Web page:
Of all the players Dungeons and Dragons table, the dungeon master is often expected to do the most work. The usual J&D The structure assumes that the DM will bring a mostly, if not entirely, prepared adventure, complete with monsters, NPCs, environments, and treasure.
Preparing all of this, then thinking quickly on the fly when players are heading off in an entirely opposite direction, can understandably lead to some DMs eventually burning out. Not as many people are ready to run J&D as are interested in playing it, so it’s important for the band as a whole to keep a given band’s DM fresh and ready to play. There are many things a DM can do to keep their head in the game.
ten Consume tons of different media
Functioning J&D is often a process of using a ton of different media to create inspiration and then adapting, tweaking and recreating that material for play. tired of the same old tropes. Looking to other film or television genres can be a great way to inspire a new twist in a campaign. Looking to other media, like books, video games, comics, or even real-life events, can help push the inspiration even further.
9 Play with other groups
Each group has its own habits, jokes and house rules. Developing that sense of camaraderie can be one of the most rewarding things about roleplaying, but staying with the same group can also lead to things looking the same.
Playing a few games with other groups, especially if it allows them to play a character instead of running around, can be a good way to break out of familiar routines.
8 Watch and Listen to D&D Podcasts
Learning from other SMs is one of the best ways to improve. There are loads of great RPG podcasts available today, in both audio and video form. It is important to remember that in many cases these shows are professionally directed and heavily edited. That doesn’t mean, however, that they can’t be great inspirations both in terms of content and DMing style. Getting some new ideas on how to run encounters or portray NPCs can help keep things fresh for any DM on the verge of burnout.
7 Get other players to participate
One of the most common sources of DM burnout is the fact that they have to do a lot of legwork. This can be one of the most rewarding things about DMing, but it’s also something to watch out for. A great antidote for a DM feeling overwhelmed is to invite players to contribute to the story and setting. Instead of spending hours writing down a city, for example, a DM can ask players to flesh it out. This works especially well for areas that tie into player stories or will primarily serve as the party’s base of operations.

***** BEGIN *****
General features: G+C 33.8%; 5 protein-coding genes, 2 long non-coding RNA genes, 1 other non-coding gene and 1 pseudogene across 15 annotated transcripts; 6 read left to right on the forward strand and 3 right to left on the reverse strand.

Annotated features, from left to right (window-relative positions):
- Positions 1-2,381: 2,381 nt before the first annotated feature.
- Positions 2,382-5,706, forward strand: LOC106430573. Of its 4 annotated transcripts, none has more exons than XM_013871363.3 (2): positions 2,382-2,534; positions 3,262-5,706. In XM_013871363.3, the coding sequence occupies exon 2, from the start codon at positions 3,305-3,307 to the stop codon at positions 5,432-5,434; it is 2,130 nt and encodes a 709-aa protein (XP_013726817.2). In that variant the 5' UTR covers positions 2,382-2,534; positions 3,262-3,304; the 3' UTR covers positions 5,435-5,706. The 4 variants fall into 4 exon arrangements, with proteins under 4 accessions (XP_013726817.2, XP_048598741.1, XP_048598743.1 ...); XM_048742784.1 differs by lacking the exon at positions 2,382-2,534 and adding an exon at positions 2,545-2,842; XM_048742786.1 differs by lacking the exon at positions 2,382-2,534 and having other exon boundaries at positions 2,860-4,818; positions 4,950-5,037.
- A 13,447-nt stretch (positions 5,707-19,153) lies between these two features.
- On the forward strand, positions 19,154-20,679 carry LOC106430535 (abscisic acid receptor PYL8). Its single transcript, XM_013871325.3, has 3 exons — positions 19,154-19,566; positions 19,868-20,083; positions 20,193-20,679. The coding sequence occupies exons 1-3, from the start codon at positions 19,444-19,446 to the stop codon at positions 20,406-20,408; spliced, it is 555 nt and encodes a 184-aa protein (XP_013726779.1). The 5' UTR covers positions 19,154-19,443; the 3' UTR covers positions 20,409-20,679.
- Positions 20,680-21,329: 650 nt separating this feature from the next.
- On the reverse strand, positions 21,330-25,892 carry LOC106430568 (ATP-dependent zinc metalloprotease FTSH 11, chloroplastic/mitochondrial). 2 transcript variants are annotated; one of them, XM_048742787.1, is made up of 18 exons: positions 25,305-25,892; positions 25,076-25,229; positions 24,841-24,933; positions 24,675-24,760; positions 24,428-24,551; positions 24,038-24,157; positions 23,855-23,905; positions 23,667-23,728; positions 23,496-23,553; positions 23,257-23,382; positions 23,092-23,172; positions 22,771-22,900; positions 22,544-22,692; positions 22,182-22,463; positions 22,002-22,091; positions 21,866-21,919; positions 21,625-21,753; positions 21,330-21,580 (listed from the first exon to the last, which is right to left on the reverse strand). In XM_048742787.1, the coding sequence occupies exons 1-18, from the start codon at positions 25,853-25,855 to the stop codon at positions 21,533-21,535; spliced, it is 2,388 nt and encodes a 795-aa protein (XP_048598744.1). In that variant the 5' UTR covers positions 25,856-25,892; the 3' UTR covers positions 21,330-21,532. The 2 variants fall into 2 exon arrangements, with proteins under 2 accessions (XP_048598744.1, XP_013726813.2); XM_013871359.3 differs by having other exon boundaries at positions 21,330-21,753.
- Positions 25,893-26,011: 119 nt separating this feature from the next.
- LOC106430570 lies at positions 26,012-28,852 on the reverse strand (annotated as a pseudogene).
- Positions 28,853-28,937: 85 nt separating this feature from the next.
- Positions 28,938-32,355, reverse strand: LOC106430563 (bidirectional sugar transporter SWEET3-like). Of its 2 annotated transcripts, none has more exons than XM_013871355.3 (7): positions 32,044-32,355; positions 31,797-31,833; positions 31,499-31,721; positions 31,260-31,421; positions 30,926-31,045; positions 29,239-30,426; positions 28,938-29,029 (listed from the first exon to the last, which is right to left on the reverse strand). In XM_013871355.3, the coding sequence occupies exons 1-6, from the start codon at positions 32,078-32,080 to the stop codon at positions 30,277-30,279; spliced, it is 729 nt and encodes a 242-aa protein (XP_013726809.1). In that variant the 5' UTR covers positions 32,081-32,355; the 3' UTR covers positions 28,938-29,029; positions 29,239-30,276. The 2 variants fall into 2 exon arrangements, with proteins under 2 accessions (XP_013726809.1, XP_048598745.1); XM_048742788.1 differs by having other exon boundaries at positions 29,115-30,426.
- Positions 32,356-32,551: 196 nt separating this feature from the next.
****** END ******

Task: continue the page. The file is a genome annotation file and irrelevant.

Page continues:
6 Play other games
J&D is far from the only RPG on the market, and playing other games can really help with DM burnout. Running a game in a totally different genre can help shake off the dust and keep things fresh.
There are also tons of games that don’t require a game master at all, but instead share narrative responsibility among all players. This is even more effective, as it creates a collaborative storytelling environment that will likely carry over to the regular campaign as well.
5 Run a One-Shot
Sometimes a DM can feel stuck with the story of a campaign, working desperately to tie everything together and move the story forward. A good way to stay on top is to pause the main story and launch one-shots. If the group feels like it, these could be tangentially related stories set elsewhere in the game world. Alternatively, they could be completely independent in order to give the DM more time to think.
4 End campaigns when they need to end
Unfortunately, all J&D campaign gets a satisfying ending. Sometimes scheduling issues get in the way, while other times the DM just burns out. Managing scheduling issues is an entirely different topic, but choosing to end a campaign before burnout sets in is a key skill to develop.
Not all stories need to run from level one to level twenty, even if the impulse is to try. Finishing a campaign on a high note will keep everyone’s spirits up and ensure that the next campaign starts off on the right foot.
3 Set a realistic schedule
Functioning J&D is as much about what happens between sessions as what happens during sessions. Setting aside enough time between sessions to decompress for a few days, prepare for a few days, leave the material alone for a bit, then revise the preparation sometimes means that the optimal schedule is not as often as the group might like. For campaigns that are meant to last a long time, it’s essential to set a sustainable schedule and be prepared to change it.
2 Organize a really awesome group
People in a J&D group are its lifeblood. Ultimately, roleplaying is about spending time with friends. It can also be a great way to meet new people, but playing with strangers is a gamble. Just as a good band can create a magical experience, a bad band can be one of the worst experiences ever. DMs, or any other player for that matter, shouldn’t be afraid to be selective about which players they play with. Sometimes even close friends can be less than pleasant to play games with, and that’s okay.
1 Stick to what’s fun
The biggest thing a DM can do to avoid burnout is to follow their heart. If the game is fun as is, keep it up. If it stops being fun, make a wild change. Follow each small impulse to its conclusion and invite players to accompany you. All of this must be done within reason, of course, and with the full cooperation of the rest of the group. At the end of the day, J&D should be fun, and DMs shouldn’t be afraid to do what makes it happen.
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